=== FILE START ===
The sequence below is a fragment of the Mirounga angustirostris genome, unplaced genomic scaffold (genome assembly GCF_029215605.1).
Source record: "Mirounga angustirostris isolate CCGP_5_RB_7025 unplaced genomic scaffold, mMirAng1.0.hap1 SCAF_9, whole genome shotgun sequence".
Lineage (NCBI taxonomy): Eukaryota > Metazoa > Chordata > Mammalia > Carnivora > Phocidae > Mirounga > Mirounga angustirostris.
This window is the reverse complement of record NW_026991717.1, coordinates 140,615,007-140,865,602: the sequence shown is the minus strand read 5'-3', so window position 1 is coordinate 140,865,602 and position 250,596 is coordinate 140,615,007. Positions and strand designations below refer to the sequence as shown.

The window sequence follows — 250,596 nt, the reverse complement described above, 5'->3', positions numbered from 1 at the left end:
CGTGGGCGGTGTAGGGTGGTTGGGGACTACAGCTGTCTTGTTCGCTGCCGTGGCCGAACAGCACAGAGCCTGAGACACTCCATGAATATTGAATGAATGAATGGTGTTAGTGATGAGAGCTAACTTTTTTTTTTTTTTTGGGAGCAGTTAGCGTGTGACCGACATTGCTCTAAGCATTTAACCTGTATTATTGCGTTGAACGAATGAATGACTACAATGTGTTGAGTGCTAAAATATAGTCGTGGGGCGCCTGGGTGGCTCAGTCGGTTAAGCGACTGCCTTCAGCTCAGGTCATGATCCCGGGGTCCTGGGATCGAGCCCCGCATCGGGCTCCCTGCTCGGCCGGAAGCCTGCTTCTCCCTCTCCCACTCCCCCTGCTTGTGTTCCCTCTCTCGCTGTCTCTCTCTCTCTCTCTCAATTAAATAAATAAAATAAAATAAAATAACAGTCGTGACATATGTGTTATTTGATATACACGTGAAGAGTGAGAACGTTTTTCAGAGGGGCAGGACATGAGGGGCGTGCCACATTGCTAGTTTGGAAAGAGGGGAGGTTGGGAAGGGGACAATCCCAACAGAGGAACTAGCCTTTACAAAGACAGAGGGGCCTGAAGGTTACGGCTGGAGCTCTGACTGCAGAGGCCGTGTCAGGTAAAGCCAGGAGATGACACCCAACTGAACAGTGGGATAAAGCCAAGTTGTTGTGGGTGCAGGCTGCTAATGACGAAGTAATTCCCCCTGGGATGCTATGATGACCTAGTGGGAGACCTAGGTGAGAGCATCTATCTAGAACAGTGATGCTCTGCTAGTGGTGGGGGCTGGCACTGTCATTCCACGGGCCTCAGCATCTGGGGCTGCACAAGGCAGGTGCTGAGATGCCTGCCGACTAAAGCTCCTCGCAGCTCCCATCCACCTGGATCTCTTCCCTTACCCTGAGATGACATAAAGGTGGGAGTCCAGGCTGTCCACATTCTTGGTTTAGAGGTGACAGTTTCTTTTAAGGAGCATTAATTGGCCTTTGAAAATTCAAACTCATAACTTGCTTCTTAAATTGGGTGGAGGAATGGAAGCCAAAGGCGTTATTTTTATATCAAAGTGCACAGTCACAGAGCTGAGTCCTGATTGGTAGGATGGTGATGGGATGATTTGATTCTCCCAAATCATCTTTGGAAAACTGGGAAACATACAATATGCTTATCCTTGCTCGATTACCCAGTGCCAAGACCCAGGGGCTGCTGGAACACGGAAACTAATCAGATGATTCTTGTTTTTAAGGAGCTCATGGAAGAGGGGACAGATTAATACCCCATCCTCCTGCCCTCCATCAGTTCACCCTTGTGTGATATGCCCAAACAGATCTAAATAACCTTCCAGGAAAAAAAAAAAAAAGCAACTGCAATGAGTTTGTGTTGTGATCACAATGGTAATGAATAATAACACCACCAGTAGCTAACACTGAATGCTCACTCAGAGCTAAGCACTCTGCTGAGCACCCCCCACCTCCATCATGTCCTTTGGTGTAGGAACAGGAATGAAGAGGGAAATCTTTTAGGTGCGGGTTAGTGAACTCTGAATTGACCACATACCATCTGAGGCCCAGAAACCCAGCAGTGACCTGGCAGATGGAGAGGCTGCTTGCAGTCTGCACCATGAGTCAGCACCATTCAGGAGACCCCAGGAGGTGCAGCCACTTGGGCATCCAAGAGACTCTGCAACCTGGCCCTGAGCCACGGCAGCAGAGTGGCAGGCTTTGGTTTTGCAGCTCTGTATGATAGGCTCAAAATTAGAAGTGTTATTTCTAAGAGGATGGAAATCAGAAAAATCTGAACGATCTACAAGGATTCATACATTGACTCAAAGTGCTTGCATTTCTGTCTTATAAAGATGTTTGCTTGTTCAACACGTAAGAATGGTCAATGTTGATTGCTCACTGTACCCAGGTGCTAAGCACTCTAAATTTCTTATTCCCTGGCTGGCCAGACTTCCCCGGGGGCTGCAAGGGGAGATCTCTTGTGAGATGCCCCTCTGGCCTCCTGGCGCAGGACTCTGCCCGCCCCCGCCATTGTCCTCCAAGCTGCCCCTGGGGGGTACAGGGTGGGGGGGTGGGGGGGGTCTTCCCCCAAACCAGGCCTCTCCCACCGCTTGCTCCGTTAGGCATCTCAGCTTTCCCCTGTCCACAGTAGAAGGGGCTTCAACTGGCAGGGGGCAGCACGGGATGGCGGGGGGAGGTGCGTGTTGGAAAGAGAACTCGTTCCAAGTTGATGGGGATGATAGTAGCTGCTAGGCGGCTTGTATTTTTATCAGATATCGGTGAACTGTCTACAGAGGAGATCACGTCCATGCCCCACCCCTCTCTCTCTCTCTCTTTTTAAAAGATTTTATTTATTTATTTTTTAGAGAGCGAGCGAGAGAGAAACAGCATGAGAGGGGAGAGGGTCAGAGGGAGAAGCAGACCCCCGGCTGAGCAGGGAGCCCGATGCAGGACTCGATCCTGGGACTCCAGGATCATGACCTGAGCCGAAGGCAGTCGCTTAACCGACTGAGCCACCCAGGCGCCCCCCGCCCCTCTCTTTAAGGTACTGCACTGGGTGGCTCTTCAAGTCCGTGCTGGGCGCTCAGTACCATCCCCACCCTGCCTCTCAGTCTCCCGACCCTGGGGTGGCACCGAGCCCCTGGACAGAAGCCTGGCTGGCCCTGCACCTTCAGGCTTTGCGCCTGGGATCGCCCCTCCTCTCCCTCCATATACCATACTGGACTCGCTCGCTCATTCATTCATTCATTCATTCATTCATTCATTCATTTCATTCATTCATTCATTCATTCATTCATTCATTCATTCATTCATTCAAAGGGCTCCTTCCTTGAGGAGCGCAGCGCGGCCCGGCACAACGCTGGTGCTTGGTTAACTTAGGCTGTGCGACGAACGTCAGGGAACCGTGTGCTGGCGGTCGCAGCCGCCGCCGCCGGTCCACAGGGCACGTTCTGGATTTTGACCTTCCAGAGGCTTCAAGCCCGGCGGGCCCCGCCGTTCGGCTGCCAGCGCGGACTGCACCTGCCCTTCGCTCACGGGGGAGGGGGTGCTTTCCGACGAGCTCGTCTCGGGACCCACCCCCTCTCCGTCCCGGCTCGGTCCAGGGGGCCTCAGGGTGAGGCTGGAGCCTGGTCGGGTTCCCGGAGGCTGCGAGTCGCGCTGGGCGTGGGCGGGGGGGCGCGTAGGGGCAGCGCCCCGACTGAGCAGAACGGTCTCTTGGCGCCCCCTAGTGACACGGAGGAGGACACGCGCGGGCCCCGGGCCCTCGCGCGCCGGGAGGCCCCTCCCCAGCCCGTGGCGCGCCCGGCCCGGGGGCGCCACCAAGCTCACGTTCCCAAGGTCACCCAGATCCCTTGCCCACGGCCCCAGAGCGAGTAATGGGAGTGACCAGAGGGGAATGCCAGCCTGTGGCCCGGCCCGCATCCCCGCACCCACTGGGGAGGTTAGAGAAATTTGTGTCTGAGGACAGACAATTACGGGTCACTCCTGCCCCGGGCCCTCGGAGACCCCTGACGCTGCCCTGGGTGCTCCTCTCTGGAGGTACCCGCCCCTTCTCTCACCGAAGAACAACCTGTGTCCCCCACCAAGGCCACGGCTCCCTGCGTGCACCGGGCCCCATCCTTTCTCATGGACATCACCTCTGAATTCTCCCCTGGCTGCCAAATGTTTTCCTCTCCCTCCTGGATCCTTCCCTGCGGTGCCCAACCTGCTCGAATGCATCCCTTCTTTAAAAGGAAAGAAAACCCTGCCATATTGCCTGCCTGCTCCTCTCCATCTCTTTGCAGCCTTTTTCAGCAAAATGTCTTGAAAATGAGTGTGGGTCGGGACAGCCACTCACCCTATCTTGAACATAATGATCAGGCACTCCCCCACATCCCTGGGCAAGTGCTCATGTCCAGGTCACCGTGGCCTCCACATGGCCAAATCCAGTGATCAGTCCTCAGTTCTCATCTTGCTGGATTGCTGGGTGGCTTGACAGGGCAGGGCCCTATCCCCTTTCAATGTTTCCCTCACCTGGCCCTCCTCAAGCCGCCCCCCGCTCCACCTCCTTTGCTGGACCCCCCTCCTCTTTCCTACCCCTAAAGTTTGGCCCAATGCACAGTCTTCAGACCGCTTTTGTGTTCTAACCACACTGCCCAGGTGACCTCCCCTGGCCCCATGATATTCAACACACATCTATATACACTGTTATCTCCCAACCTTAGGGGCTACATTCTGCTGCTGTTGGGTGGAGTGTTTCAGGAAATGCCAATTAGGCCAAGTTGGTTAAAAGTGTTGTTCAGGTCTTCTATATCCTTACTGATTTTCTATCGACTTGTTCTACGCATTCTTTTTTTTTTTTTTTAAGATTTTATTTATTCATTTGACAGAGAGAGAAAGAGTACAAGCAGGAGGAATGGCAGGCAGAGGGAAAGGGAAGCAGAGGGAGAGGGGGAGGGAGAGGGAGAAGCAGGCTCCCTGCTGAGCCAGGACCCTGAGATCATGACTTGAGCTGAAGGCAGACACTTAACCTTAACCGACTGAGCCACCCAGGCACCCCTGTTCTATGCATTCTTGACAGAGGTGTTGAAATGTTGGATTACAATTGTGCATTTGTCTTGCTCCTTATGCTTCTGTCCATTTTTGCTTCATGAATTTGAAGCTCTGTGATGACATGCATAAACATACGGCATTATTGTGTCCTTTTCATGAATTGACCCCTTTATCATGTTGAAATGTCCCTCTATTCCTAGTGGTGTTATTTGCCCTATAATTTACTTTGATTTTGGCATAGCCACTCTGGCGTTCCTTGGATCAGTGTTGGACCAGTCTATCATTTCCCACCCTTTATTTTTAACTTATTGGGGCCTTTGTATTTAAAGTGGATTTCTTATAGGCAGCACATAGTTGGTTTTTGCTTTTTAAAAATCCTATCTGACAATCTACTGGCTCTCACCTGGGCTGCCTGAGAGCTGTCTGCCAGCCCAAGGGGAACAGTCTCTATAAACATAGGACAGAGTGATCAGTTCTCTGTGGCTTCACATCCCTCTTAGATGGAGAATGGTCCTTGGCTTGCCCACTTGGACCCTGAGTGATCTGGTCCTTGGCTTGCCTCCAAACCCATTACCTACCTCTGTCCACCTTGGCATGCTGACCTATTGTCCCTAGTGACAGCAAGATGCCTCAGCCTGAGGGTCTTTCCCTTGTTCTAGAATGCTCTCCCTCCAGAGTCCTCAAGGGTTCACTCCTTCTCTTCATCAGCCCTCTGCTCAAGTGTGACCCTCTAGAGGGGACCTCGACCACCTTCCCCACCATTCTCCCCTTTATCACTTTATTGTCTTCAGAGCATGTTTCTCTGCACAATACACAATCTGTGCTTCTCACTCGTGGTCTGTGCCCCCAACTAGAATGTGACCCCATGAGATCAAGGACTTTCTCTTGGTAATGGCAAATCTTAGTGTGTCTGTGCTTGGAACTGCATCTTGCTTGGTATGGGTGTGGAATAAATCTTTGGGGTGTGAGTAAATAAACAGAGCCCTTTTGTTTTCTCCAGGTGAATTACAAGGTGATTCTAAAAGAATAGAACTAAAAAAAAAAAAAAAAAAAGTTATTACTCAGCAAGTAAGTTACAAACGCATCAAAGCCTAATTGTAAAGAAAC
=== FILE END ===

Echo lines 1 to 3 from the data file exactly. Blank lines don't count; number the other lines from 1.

The sequence below is a fragment of the Mirounga angustirostris genome, unplaced genomic scaffold (genome assembly GCF_029215605.1).
Source record: "Mirounga angustirostris isolate CCGP_5_RB_7025 unplaced genomic scaffold, mMirAng1.0.hap1 SCAF_9, whole genome shotgun sequence".
Lineage (NCBI taxonomy): Eukaryota > Metazoa > Chordata > Mammalia > Carnivora > Phocidae > Mirounga > Mirounga angustirostris.